Michael has been teaching people to fly kites for 30 years. In fact, seven years ago, Michael and a group of his friends broke the world record for flying a kite at the highest altitude. Their base camp was an isolated sheep station in the New South Wales outback so as not to disrupt flight paths. Their determination was impressive: after 40 attempts over 10 years, they finally cracked, sending their kite an extraordinary 5 km into the Earth’s atmosphere.. Five kilometers! I’ll be happy just to fly my kite. I feel a flutter of performance anxiety.
The estate will be a perfect launch pad for my first takeoff – a large field of open grass, trees in the distance on the fence line, no power lines or obstructions. I fear there is only a breath of wind, but Michael assures me that the wind will appear when we need it. It blows differently this time of year here near the Royal Botanic Garden. It tends to come out of the water and change direction quickly. I’ll have to keep my wits about me.
Michael unzips his bag of assorted gear and pulls out a bundle. It contains the kit of the first kite that I will test in flight. It’s a design similar to ones from my childhood – a diamond shape with a long tail. It has a paper-like texture, but Michael explains that it’s made from Tyvek, a lightweight, durable and waterproof polyethylene fabric.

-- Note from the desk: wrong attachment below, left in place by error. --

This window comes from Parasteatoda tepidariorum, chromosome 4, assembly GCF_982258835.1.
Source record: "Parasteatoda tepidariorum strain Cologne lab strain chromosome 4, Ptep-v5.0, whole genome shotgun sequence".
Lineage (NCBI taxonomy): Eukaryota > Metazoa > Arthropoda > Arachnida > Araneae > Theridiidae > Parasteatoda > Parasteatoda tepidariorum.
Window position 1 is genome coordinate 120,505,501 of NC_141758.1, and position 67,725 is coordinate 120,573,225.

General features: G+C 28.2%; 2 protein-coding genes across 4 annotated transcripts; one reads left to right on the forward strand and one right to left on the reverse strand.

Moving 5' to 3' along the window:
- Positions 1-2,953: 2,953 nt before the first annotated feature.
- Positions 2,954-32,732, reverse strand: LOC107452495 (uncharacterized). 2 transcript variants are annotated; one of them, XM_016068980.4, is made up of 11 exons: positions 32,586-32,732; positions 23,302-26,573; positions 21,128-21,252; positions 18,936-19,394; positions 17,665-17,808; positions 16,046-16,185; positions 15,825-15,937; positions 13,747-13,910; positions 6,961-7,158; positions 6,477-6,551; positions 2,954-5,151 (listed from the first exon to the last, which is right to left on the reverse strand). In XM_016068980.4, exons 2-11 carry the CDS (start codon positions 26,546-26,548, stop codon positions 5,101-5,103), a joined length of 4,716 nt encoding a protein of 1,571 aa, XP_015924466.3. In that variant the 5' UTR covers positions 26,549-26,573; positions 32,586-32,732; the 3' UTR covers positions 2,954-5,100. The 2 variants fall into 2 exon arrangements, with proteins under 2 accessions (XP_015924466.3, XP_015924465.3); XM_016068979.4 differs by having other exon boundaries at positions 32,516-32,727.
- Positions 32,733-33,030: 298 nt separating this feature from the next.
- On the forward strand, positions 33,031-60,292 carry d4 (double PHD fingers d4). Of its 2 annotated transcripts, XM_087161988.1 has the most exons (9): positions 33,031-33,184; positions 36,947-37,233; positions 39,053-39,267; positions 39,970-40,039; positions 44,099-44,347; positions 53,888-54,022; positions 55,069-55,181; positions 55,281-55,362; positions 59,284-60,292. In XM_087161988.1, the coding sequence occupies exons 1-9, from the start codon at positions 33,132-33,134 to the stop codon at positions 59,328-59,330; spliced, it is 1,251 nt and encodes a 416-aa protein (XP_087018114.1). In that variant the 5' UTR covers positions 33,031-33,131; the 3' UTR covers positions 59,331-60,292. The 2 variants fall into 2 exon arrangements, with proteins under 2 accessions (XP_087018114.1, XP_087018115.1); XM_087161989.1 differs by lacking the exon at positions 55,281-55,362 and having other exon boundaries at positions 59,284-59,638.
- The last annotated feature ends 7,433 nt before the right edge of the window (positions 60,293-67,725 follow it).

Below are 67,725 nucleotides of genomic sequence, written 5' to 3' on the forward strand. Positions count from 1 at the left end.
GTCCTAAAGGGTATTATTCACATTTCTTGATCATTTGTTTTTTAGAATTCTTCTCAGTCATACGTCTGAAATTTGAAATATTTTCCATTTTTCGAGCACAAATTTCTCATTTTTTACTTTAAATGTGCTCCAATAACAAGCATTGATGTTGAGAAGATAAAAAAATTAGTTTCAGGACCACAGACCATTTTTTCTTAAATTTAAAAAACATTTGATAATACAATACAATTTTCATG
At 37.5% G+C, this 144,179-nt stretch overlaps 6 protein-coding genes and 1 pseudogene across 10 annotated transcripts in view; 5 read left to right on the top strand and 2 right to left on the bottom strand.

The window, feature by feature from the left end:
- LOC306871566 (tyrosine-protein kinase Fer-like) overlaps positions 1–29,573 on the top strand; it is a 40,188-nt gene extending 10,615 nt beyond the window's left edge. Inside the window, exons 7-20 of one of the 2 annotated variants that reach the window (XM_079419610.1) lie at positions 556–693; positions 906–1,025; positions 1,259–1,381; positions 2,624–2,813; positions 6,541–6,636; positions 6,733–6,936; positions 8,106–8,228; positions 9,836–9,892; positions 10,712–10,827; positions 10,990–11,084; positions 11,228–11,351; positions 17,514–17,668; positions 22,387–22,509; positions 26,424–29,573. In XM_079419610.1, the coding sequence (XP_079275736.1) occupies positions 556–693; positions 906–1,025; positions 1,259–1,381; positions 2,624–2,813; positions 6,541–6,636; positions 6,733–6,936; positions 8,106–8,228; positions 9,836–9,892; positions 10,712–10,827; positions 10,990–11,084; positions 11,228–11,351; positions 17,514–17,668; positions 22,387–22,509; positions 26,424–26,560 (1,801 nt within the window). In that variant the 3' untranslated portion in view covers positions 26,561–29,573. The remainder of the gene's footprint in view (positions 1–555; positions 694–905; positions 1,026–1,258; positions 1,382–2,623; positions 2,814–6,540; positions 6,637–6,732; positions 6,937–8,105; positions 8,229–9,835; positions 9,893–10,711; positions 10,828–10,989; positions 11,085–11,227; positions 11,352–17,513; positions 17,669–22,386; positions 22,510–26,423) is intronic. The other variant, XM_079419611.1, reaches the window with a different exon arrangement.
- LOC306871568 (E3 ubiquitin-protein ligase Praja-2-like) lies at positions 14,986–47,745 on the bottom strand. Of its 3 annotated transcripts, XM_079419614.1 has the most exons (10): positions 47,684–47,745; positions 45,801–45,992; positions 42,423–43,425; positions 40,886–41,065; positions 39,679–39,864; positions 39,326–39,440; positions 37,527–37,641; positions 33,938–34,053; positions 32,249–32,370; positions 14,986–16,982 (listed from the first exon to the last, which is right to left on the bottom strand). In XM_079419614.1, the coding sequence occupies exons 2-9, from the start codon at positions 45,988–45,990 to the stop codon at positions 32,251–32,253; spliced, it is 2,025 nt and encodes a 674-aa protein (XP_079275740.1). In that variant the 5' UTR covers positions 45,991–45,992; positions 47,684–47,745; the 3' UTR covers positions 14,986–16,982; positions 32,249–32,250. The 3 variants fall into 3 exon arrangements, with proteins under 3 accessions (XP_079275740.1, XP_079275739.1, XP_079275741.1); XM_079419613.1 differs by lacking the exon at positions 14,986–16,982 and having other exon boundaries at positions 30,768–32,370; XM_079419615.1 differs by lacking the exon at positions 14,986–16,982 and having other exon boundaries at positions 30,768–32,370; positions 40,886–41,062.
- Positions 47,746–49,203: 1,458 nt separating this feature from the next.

I glue the two fiberglass rods crosswise to the back, then I thread a string attached to a pin. The finishing touch – tie two long blue and red sparkly ribbons to its bottom point which will act as a tail, giving the kite drag and balance.
My flying machine is ready.
We stride through the middle of the field, following in the footsteps of all the great aviators who have gone before us. Michael lifts my kite and asks me to walk a few yards west of him, then pull the string. The breeze is surprisingly much stronger here. Small gusts swirl around my head, throwing my bangs into my eyes.
I follow Michael’s instructions and watch my kite gently rise through the air as if powered by magic. It stays there for a bit until I release more string, then it’s like walking a dog in the sky. The kite pulls on its tether, demanding more slack as it veers left then right, climbing higher and higher.